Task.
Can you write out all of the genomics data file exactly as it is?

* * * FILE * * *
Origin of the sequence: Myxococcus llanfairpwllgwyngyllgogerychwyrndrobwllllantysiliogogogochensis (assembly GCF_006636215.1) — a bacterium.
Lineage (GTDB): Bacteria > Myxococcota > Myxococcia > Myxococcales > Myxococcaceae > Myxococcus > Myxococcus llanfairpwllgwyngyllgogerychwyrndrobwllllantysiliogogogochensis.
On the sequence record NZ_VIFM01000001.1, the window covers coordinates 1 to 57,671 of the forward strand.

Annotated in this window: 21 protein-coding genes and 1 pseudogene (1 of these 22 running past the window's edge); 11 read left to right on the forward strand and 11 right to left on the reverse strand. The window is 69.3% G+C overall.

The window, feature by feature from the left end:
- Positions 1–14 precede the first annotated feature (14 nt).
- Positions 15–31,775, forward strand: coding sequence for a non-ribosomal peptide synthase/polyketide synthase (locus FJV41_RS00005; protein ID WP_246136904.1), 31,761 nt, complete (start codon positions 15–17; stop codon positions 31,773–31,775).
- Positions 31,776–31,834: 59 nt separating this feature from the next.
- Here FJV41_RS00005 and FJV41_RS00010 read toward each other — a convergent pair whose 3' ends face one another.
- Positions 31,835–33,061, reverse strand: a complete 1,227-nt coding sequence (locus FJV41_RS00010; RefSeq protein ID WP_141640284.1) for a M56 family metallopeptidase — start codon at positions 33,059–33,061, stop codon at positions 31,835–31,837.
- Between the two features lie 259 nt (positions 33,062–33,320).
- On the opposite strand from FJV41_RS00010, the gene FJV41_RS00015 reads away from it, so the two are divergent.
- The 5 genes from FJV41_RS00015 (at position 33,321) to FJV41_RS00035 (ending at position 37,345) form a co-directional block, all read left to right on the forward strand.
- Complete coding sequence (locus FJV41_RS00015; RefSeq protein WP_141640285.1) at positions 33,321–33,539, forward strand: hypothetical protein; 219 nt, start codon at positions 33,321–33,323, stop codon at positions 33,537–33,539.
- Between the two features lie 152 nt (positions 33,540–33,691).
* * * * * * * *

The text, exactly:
Origin of the sequence: Myxococcus llanfairpwllgwyngyllgogerychwyrndrobwllllantysiliogogogochensis (assembly GCF_006636215.1) — a bacterium.
Lineage (GTDB): Bacteria > Myxococcota > Myxococcia > Myxococcales > Myxococcaceae > Myxococcus > Myxococcus llanfairpwllgwyngyllgogerychwyrndrobwllllantysiliogogogochensis.
On the sequence record NZ_VIFM01000001.1, the window covers coordinates 1 to 57,671 of the forward strand.

Annotated in this window: 21 protein-coding genes and 1 pseudogene (1 of these 22 running past the window's edge); 11 read left to right on the forward strand and 11 right to left on the reverse strand. The window is 69.3% G+C overall.

The window, feature by feature from the left end:
- Positions 1–14 precede the first annotated feature (14 nt).
- Positions 15–31,775, forward strand: coding sequence for a non-ribosomal peptide synthase/polyketide synthase (locus FJV41_RS00005; protein ID WP_246136904.1), 31,761 nt, complete (start codon positions 15–17; stop codon positions 31,773–31,775).
- Positions 31,776–31,834: 59 nt separating this feature from the next.
- Here FJV41_RS00005 and FJV41_RS00010 read toward each other — a convergent pair whose 3' ends face one another.
- Positions 31,835–33,061, reverse strand: a complete 1,227-nt coding sequence (locus FJV41_RS00010; RefSeq protein ID WP_141640284.1) for a M56 family metallopeptidase — start codon at positions 33,059–33,061, stop codon at positions 31,835–31,837.
- Between the two features lie 259 nt (positions 33,062–33,320).
- On the opposite strand from FJV41_RS00010, the gene FJV41_RS00015 reads away from it, so the two are divergent.
- The 5 genes from FJV41_RS00015 (at position 33,321) to FJV41_RS00035 (ending at position 37,345) form a co-directional block, all read left to right on the forward strand.
- Complete coding sequence (locus FJV41_RS00015; RefSeq protein WP_141640285.1) at positions 33,321–33,539, forward strand: hypothetical protein; 219 nt, start codon at positions 33,321–33,323, stop codon at positions 33,537–33,539.
- Between the two features lie 152 nt (positions 33,540–33,691).